Andrea Motis and Joan Chamorro
Andrea Motis and Joan Chamorro are an unlikely musical team.
Born more than 30 years apart, they hail from two very different
and distinct musical generations. And yet they are the two primary
figures in a series of projects in their hometown of Barcelona
since 2010. In less than five years, Motis and Chamorro have set
their city and other parts of Europe ablaze with the energetic
sounds of jazz from either side of the Atlantic.
Since they began collaborating, Motis and Chamorro have
recorded four albums together, 5 with the Sant Andreau Jazz Band,
7 more with different projects, toured throughout Europe and
South America, and have worked on stage or in the studio with
a variety of high-profile musicians, including Dick Oatts,
Scott Hamilton, Ken Peplowski, Scott Robinson, Terrell Stafford,
Wycliffe Gordon, Jesse Davis, Bobby Gordon and many others.
Along the way, they have received numerous awards and accolades
for their artistic endeavors. In 2011, they received an ARC
Award for Best New Artist (2011) and an Artist of the Year Award
from the Enderrock Jaç Awards.
In addition to the awards, they have also received nominations
by some of the most prestigious music organizations in
Europe: Best Group of the Year (ANJIM, 2011), Best Jazz and
Blues Group (Arc Awards, 2011), and Best Theater and Concert
Hall Tour (ARC Awards, 2011).
And yet, for all of their successes, their story is a simple
one that begins with little more than a teacher, a student,
and a shared passion for music in general and jazz in particular.
Joan Chamorro was born in Barcelona in September 1962. He spent
his childhood listening to pop music, but didn’t start focusing
on classical music and jazz until he began playing the saxophone
and guitar at age 18. He attended the Taller de Musics, a music school
in Barcelona devoted to jazz. After four years, he gave up classical
music and the guitar and focused his efforts entirely on jazz and
In addition to playing and recording with the Taller de Musics,
Chamorro also played live gigs with several local big bands.
“I was very lucky to be a part of this scene,” he recalls,
“and to have the chance to play with great soloists from some
very popular big bands.”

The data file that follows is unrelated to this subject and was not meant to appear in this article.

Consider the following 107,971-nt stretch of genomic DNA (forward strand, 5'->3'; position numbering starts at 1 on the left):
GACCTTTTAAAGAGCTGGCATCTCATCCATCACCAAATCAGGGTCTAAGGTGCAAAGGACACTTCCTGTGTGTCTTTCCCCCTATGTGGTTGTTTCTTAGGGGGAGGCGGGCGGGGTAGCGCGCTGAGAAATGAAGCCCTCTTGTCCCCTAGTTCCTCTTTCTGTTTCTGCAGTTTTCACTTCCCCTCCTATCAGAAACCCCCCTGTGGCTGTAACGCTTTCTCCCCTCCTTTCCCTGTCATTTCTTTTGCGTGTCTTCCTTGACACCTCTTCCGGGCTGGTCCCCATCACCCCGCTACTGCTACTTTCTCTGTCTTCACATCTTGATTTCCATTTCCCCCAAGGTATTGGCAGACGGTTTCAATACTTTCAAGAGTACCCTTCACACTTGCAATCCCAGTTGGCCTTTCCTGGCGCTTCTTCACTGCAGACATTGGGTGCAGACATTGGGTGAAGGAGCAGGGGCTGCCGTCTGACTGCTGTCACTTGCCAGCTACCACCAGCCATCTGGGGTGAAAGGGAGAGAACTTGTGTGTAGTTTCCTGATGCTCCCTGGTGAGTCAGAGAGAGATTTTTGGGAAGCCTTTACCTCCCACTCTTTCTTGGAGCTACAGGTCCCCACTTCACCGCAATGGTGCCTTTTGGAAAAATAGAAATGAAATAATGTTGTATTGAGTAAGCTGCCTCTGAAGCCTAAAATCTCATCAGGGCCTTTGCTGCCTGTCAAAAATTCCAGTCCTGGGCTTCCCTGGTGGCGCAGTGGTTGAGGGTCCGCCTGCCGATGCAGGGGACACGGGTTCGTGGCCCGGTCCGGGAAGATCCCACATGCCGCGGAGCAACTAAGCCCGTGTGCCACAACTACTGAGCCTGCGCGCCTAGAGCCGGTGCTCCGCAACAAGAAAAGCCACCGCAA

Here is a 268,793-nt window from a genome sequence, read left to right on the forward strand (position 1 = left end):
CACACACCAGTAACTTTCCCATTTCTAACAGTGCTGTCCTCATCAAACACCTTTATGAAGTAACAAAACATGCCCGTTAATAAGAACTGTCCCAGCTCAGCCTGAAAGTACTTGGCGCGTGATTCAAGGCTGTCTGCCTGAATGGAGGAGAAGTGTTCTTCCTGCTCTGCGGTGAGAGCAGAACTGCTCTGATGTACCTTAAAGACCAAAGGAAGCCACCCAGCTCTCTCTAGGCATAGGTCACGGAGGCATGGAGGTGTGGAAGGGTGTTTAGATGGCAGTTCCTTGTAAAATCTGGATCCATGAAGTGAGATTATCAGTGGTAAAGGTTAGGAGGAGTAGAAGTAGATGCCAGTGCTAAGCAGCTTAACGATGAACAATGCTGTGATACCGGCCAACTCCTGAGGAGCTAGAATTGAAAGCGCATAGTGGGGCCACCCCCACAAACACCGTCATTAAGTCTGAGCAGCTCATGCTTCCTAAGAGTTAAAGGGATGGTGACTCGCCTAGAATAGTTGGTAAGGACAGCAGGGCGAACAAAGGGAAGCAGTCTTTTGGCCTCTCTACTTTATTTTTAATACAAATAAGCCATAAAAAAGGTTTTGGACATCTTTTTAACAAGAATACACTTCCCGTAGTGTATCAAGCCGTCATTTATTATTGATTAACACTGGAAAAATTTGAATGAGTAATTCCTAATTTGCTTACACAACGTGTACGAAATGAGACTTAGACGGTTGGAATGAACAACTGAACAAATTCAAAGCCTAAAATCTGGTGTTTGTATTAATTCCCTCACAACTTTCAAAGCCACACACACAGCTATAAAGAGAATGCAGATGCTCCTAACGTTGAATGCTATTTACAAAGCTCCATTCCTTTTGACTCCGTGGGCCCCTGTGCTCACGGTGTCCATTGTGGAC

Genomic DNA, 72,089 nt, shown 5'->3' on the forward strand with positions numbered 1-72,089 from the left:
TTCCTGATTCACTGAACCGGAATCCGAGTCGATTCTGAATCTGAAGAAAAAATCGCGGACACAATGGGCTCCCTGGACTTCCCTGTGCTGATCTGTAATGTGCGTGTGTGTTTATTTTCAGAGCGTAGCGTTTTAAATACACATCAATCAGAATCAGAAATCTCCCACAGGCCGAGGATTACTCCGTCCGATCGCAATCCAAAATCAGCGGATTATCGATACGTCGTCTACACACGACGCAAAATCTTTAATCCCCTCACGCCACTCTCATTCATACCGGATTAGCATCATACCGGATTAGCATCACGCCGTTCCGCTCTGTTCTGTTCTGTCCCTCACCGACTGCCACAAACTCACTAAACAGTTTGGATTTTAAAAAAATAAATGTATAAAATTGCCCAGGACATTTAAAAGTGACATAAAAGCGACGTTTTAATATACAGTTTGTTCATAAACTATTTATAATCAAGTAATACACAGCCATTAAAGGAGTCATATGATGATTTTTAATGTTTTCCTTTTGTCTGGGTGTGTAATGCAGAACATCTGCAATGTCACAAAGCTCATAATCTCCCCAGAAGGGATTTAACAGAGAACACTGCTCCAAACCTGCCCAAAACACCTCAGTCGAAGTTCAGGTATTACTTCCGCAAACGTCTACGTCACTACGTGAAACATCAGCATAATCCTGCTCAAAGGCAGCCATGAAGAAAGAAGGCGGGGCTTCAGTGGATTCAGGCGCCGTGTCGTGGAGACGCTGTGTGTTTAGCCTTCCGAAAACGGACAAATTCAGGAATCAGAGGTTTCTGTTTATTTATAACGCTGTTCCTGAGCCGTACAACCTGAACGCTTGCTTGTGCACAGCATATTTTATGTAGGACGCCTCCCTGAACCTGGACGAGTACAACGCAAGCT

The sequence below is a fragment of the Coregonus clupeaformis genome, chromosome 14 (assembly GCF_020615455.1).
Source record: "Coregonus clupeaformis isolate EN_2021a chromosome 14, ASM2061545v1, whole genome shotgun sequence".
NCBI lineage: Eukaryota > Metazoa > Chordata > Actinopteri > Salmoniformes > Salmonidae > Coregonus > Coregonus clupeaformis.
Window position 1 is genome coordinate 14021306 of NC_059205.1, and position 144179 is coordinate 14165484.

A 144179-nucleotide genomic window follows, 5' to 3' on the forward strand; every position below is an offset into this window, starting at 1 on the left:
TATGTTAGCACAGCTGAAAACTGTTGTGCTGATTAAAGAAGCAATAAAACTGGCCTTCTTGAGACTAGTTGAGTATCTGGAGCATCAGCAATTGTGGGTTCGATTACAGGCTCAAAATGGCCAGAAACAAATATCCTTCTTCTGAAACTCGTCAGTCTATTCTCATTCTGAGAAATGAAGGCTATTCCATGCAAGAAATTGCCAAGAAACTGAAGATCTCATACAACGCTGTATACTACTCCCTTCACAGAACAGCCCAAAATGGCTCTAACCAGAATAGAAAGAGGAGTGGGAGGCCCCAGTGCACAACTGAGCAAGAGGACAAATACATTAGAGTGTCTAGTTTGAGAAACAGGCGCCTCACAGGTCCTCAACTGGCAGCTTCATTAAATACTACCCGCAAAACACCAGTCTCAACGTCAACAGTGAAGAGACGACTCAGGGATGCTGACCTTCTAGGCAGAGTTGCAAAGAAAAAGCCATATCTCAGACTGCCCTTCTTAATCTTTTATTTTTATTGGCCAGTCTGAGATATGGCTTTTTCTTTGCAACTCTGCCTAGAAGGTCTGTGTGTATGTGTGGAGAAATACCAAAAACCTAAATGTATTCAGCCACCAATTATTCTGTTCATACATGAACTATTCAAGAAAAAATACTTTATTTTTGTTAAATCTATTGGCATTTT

In the years since he received his music degree, Chamorro
has played with numerous high-profile musicians from around
the world: Stevie Wonder, Manhattan Transfer, Slide Hampton,
Randy Brecker, and recorded with Tete Montoliu, Bebo Valdes,
and many others. “It is always great to share experiences and
music with such a great cast of international musicians,” he says.
“And it’s an amazing opportunity to grow as an artist.”
In the midst of these various collaborations, Chamorro has also
directed the Sant Andreu Jazz Band, a group in Barcelona made up
of children and teenagers between the ages of 9 and 20. It was here
that he first met Andrea Motis, an 11-year-old trumpeter who was
also one of his saxophone students.
“She was always a very serious student,” Chamorro recalls.
“One day I was teaching the band and I asked if anyone wanted
to sing a song, and she was the first and only one who said yes.
She was 13 years old by this time. From the very beginning,
I heard something special in her voice, something that could be
improved if she were given the opportunity to learn and grow in
the company of good musicians. I talked with her parents,
and everyone agreed that she would be part of my various music
By this young age, Motis had already been immersed in music
of every kind. She’d been playing the trumpet since age 7, and
her earliest musical memories include Charlie Mingus
(one of her father’s favorite musicians) as well as Cuban jazz.
By age 10, she starts exploring just about every form of American jazz
until nowadays listening to great American female vocalists
such as Sarah Vaughan, Billie Holliday and Nancy Wilson,
also Cécile McLorin Salvant, Amy Winehouse, Esperanza Spalding,
Gretchen Parlato and instrumentalists such as Tom Harrell,
Roy Hargrove, Wynton Marsalis, Perico Sambeat as well as